For in death there is no remembrance of thee: in the grave who shall give thee thanks?
I am weary with my groaning; all the night make I my bed to swim; I water my couch with my tears.
Mine eye is consumed because of grief; it waxeth old because of all mine enemies.
Can you imagine crying so many tears that your bed becomes a swimming pool? Sometimes it feels like that’s happening! Or I soak my pillow at least.
Something about the night feels like despair. It can feel oppressive, like the dark reminds us there is no hope. When we’re laying in bed, there is nothing we can do about the situations, and there is nothing to distract us from the emotions.
And it feels like we’re alone against the world and there is no one to hear our tears.
But we know by now that we don’t have to live in what we feel. Instead we get to remind ourselves of what we know to be true. The psalmist continues
Depart from me, all ye workers of iniquity; for the Lord hath heard the voice of my weeping.
The Lord hath heard my supplication; the Lord will receive my prayer.
He reminds himself that God is hearing him - even in the dark.
There is one awesome thing about crying alone in the dark - I know I know, that’s a crazy sentence, but just stay with me here.
The thing about crying alone in the dark is it forces us to confront what we are feeling. We look at the situation, at our feelings, at our helplessness and it’s in the dark that we finally realize something very important. That we are at the end of ourselves.
When we stop running, stop being distracted, stop shoving down our feelings and cry in the dark it gets us closer to the God who hears us. The God who rescues us. If we never cried in the dark, we could never appreciate the light the same way.
It’s a beautiful thing to see God lift the darkness in ways that only he can. And even though we know that he’s going to rescue us, we don’t know when. What if the darkness doesn’t lift until heaven? What if we’re called to live in a situation or with a feeling the rest of our lives?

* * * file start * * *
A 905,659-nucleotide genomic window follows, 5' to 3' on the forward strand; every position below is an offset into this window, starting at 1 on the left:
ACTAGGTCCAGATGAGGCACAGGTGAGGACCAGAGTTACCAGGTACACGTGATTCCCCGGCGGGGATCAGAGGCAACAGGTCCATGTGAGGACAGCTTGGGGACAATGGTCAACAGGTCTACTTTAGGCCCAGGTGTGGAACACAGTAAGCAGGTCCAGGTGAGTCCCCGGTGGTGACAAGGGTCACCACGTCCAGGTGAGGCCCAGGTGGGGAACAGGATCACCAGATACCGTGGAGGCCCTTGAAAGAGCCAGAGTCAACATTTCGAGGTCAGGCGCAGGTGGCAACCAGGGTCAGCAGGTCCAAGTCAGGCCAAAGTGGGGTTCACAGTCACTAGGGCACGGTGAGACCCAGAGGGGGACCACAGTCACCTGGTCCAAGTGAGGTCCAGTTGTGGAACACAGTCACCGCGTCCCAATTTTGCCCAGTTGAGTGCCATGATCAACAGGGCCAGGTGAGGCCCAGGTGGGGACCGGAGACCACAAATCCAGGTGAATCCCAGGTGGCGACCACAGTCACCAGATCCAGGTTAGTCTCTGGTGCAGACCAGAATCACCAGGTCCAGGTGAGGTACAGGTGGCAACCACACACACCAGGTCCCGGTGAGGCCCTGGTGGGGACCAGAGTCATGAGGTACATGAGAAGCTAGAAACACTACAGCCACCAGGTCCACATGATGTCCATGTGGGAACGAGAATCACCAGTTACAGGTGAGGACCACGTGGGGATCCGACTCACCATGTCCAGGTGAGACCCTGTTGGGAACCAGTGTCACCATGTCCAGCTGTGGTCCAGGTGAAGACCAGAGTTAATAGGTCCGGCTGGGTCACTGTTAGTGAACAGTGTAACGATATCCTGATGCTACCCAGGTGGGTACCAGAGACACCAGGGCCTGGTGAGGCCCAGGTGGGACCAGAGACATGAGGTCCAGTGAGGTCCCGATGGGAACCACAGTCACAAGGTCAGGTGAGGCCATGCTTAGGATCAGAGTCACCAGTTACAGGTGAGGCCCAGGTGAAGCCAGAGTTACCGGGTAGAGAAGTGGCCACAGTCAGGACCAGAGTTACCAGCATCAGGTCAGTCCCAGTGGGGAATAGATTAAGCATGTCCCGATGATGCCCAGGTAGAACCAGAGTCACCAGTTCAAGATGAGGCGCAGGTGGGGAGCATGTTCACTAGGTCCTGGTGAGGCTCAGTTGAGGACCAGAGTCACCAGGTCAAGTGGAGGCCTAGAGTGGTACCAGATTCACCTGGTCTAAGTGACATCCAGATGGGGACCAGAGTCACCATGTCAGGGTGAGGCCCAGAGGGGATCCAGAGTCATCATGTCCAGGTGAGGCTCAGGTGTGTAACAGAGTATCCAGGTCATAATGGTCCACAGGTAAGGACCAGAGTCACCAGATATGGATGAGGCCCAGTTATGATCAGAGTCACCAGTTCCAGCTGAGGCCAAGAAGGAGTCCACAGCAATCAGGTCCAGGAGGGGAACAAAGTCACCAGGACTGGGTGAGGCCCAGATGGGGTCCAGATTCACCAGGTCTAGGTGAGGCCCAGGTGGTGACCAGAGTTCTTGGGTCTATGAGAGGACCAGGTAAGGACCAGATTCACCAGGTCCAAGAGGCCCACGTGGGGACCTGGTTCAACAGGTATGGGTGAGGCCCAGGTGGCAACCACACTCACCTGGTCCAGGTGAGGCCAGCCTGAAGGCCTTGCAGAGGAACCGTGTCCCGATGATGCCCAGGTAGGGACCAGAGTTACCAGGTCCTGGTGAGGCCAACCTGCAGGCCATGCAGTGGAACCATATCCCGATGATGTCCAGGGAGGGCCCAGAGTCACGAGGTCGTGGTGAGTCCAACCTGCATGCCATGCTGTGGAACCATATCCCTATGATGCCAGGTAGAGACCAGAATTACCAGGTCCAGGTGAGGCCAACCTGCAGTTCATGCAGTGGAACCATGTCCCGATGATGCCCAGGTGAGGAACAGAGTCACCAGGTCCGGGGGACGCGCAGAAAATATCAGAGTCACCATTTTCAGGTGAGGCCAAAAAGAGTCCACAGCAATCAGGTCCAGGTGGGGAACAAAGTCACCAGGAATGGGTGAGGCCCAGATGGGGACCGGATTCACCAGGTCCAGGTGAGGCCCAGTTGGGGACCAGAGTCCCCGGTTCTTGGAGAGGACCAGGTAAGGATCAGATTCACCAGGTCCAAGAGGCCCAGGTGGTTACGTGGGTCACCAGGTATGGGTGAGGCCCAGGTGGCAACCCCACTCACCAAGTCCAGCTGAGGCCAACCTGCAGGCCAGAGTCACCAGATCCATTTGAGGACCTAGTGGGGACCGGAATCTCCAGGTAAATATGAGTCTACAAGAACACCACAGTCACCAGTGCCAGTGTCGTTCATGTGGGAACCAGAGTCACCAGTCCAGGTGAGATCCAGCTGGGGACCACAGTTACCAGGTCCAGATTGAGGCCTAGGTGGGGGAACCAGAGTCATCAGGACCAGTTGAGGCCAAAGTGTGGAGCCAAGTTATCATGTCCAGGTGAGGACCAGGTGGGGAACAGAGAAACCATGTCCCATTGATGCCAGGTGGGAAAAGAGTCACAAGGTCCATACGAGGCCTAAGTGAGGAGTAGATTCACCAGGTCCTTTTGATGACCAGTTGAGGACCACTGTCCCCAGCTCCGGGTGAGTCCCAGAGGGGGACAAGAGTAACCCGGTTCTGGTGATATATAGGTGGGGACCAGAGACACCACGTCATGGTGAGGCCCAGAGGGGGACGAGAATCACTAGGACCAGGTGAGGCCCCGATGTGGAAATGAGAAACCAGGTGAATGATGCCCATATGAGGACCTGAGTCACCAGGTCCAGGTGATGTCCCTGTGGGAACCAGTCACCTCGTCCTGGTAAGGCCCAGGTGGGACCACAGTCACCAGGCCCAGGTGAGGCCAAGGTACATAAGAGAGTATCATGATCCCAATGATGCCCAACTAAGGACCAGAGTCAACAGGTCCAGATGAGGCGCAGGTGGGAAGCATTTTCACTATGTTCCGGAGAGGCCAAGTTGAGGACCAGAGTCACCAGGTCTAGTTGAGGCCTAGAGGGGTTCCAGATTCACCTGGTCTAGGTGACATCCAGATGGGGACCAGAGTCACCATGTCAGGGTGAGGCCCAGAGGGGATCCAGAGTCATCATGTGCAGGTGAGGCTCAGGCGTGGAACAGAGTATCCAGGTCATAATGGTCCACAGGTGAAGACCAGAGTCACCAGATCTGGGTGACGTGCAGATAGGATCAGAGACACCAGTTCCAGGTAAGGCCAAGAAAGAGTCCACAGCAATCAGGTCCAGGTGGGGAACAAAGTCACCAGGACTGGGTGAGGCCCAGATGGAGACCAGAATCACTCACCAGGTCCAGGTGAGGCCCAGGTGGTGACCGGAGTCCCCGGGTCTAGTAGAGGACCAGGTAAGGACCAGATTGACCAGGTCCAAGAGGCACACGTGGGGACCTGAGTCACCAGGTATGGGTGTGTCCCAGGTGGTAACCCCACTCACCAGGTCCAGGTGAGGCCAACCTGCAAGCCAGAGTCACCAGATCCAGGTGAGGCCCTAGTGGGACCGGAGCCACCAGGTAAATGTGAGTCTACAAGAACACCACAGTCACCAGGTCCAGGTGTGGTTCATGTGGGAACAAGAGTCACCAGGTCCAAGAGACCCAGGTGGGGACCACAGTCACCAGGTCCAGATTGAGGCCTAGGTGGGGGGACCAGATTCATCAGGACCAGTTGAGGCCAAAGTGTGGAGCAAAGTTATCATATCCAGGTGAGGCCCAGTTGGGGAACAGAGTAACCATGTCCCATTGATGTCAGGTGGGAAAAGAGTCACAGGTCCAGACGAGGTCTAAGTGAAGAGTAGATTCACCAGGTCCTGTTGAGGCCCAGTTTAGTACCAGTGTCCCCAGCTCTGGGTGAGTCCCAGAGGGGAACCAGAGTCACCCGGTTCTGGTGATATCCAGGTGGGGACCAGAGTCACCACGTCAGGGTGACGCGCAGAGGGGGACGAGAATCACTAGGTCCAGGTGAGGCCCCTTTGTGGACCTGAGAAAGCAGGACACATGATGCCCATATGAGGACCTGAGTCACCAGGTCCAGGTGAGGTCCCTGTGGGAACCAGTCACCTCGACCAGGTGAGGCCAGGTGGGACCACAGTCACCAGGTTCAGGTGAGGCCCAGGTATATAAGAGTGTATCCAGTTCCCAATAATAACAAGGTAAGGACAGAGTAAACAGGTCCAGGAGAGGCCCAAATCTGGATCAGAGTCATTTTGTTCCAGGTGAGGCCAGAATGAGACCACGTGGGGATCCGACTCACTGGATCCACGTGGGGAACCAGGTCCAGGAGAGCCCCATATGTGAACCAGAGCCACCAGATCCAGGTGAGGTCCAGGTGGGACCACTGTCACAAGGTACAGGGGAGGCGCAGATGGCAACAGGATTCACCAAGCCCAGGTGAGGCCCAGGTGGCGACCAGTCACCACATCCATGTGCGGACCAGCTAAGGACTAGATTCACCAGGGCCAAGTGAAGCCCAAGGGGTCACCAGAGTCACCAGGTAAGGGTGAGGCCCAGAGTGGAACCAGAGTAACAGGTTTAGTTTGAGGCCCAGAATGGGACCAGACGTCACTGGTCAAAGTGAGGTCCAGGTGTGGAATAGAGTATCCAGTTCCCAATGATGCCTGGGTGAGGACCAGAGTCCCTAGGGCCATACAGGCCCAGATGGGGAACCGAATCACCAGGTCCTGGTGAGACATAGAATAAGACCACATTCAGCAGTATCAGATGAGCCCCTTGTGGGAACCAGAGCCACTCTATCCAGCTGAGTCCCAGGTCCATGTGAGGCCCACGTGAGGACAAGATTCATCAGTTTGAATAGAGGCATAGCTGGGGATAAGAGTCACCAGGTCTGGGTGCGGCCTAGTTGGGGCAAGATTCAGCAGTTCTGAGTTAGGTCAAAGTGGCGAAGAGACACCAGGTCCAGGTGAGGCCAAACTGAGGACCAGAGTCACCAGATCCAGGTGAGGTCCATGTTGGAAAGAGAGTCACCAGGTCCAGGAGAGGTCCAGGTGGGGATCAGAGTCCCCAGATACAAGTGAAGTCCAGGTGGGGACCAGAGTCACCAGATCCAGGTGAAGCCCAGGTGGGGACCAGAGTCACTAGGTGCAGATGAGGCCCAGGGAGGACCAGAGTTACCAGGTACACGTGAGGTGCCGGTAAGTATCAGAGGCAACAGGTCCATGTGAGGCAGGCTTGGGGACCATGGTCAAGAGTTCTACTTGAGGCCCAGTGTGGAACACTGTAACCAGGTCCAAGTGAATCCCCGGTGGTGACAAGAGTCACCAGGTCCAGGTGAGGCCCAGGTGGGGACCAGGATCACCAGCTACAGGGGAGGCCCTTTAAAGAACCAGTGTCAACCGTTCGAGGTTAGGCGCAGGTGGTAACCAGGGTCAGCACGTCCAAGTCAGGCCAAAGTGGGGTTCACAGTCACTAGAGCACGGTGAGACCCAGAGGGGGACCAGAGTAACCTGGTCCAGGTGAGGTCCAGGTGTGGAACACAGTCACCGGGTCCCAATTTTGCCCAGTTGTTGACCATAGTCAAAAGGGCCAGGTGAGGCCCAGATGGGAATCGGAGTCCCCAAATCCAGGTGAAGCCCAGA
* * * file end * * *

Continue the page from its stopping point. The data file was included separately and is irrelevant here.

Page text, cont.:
We can still sit in the dark with hope. Because even though we feel alone, we know that God hears us. That’s he’s always sitting right beside us. Even in the dark. Even when we’re crying.
So go ahead and cry if you need to. But cry with hope. Cry knowing there is a God who hears us. That our God is working all things for our good, even when it doesn’t look like it. And that our God is a God who never leaves us alone.
Thank you for joining me today. I wanted to let you know that I made something new for you! I have a free mini course available called Elijah and his God. I’ve learned a lot about God and mental illness by studying Elijah and would love to share that with you! Head to jensnewsong.com/join to get the free course delivered right to your inbox. If you would like more daily encouragement, follow me on Instagram or Facebook @jensnewsong. If you hit the subscribe button on your listening app, you won’t miss an episode of this podcast. While you’re there, would you consider rating and reviewing? It really helps other people find the podcast since iTunes loves that sort of thing.
I wrote this prayer, maybe you would like to adopt it as your own?
Thank you that you are even in the dark. That you are not afraid of our tears and you feel each one of them with us. That you comfort us and wrap your arms around us in the night. Remind us with each tear and every nighttime that you are working and because of that, there is always, always hope.